Humberto Ramos: Remembering Carlos Meglia
Humberto Ramos: Remembering Carlos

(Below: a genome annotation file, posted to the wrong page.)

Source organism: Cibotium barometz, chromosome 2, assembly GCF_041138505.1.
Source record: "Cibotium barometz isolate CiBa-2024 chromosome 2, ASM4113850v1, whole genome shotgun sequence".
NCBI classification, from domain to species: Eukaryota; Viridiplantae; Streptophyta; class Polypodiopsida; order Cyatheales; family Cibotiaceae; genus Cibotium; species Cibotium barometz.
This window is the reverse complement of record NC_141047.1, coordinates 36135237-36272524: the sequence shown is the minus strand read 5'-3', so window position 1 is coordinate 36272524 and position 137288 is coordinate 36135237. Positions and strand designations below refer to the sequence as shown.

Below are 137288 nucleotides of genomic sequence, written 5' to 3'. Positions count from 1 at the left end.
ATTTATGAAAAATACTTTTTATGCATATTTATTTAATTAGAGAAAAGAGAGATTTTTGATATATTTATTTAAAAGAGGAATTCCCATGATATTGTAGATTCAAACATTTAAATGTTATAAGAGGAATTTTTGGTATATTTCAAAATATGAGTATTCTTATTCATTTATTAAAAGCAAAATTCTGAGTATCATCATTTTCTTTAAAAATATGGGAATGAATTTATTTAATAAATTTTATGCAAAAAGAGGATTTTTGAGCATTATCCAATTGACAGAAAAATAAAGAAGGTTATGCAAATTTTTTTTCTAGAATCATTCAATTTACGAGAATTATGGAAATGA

Carlos Meglia died. That is a sad and cold fact that I can't do anything about, and it doesn't matter how hard I try to do otherwise – I will never see Carlos again. My friend is gone; the artist is here no more. But there is one thing I can do, and this is, telling you about the guy I met so many years ago, almost like a coincidence.When I was just a kid trying to break into comics, I used to read a fanzine here in Mexico called El Gallito Ingles. In that mag, many artists from my country filled the pages with their amazing art, but there was one who stood out among the others, but the last name sounded nothing like a regular Mexican one. So I started to find out about him. Let me tell you, that was a bit difficult because at that time there was no internet at all, but I found out he was an Argentinean artist and this magazine got the rights to publish his book in Mexico, something like what Heavy Metal does. So from that point I became a hardcore fan of his work, and I tried to put my hands in everything he had published up to that day. That was how I was introduced to such characters like Irish Coffee, Cybersix, Big Bang and my personal favorite, The Book Of Gabriel, a story about one archangel who lost his immortality and his journey to gain forgiveness from the sin he committed. In the meantime, my career lifted up from Milestone media to DC comics, to Marvel and finally to WS Productions and the blockbuster imprint Cliffhanger. I was working in the Crimson story arc when my editor, Scott Dunbier, told me we had a chance to do a one-shot issue featuring our characters, and we were able to do a story aside from the regular storyline. And he told me the great news: "You can ask anybody you want to to do this one-shot." I didn't think twice; there was no doubt who was the one I wanted to call. But I wasn't sure the artist I was thinking of would like to take the assignment. At that point, I knew Carlos was the "big cheese" in Europe, and the chances to have him on board were close to none. So, with that in my mind, I called Lucas Marangon (Dark Horse), another great Argentinean artist (damn, those Argentineans are not only good at soccer) who lives in Mexico, and he happened to have a telephone number to Carlos' studio in Argentina, so he passed the info and i made the call. I didn't know what to say or how to introduce myself when I first heard his voice. I wasn't sure what to expect, so I tried my best to recite my resume as glorious as I could just to make him feel that I was serious when I talked. I was sure he had no idea who I was. There was no way he could know this kid from Mexico – no way. He just let me talk, and when I finished my speech, he just said, in his glorious Argentinean accent, "You are the guy from Impulse, aren't you?" Let me tell you, I was shocked the guy actually knew my work. He started telling me how he liked my work too (I couldn't believe that either), and with no further questions, he agreed to do the book, Crimson: Blood in the Moon. And from that day, I started growing a personal relationship with one of my biggest idols. His humble being, his dark humor, his intelligence, his knowledge of pretty much everything you can think of. He could speak with the same clearness about international politics or UFOs, soccer or economics, mysticism or philosophy. That guy can talk about anything for an entire night and still keep you asking for more – one more story, one more idea. Carlos Meglia is a big influence to me and many of the artists that I know. When that Crimson book came out, suddenly a lot of my fellow artists starting asking me how I met him. And I realized that a lot – and I mean a lot of the USA creators – knew his work already. That was great to know, with people asking me about him and telling me things about his career I didn't know at that point. Then something got clear in my head: Huge talent knows no frontiers, no borders or language barriers. Carlos Meglia was big already; he still is and he will be for long. He started a USA career illustrating books like Spyboy, Star Wars, Tarzan-Superman (Dark Horse), Monster World, Wildcats, Crimson, Out There (Wildstorm), Elektra (Marvel), Superman Infinite City (DC Comics). God, he made me regain the joy of the weekly visit to the local comic book store, waiting for his new story. I was honored to work shoulder-to-shoulder with him, like in the Superman/Tarzan: Sons of the Jungle (Dark Horse) series where I drew the covers as a prologue to the amazing art. Something you may not know is that Carlos was a comic book encyclopedia, and he worshipped the earlier Tarzan comic strips that Burne Hogarth and Hal Foster drew. One of Carlos' dreams was to draw the Tarzan books in graphics novels. I hate thinking we will never have the privilege to see those come to life. It was always a blast being with Carlos. When you'd hang around with him, you turned into an instant celebrity. I remember being with him in the Fantabaires comic book festival (Argentina's Comic-Con) and being introduced to such artists like Ariel Olivetti or Eduardo Rizzo. Everybody knew him – and beyond that everybody liked him. That's a good way to synthesize who Carlos was: He was the guy everybody wanted to be with. You wanted to be the closet you could to him, to be the one who hears his jokes first, the one who laughs with him, the one he talks to. But Carlos' call wasn't to go all the way in the superhero universe. He wanted more and he looked for it. He also moved from his native Argentina to sunny Barcelona in Spain. Soleil – the hip and trendy publisher in France – raised the hand and hired him. With them, he created the beautiful pages of Canari, two books that showed the master of his style. Those books are poetry, really. The work he built with Crisse, will remain forever like two of the most beautifully painted BDs (bandee desinnee) that I I've seen. There in Barcelona, Carlos invited me to his place and again, just by being with him, I turned into a celebrity. Now he Introduced me to the legendary Juan Gimenez, one of the architects of the cult movie Heavy Metal, and again Carlos gave me the chance to add a new friend in my heart, the unique Gimenez. That's the guy Carlos was. He didn't care at all about his greatness. He was aware of it, so he played with it like the Peter Pan he was – never with pride, always with joy. Carlos never cared about protocol. I didn't remember him being a fluid English speaker, but he never cared about it, and to my knowledge nobody else did. Ask Mike Kennedy, his companion in the superhero adventure, or Mike Kunkel (Hero Bear) – we always found joy speaking "Spanglish," and the guys always seem to understand him beyond the words. That's the guy that I met because of a comic book. That's the friend I found thanks to this amazing craft I do. Today, as I remembered him, I found myself not crying, but smiling for the gift I got by crossing my path with his. Thank you, comic books, for letting me be the luckiest of all the fans. Thank you, comic books, for letting me know such a wonderful person.Thank you, comic books, for letting us enjoy Carlos' mastermind. And thank you Carlos for letting me call you friend. Carlos died last August 14th. His last printed work is Red Song, a story about some kids who turn themselves into a monster-hero. That's the way I want to think of Carlos, a kid in an adult body who is my hero.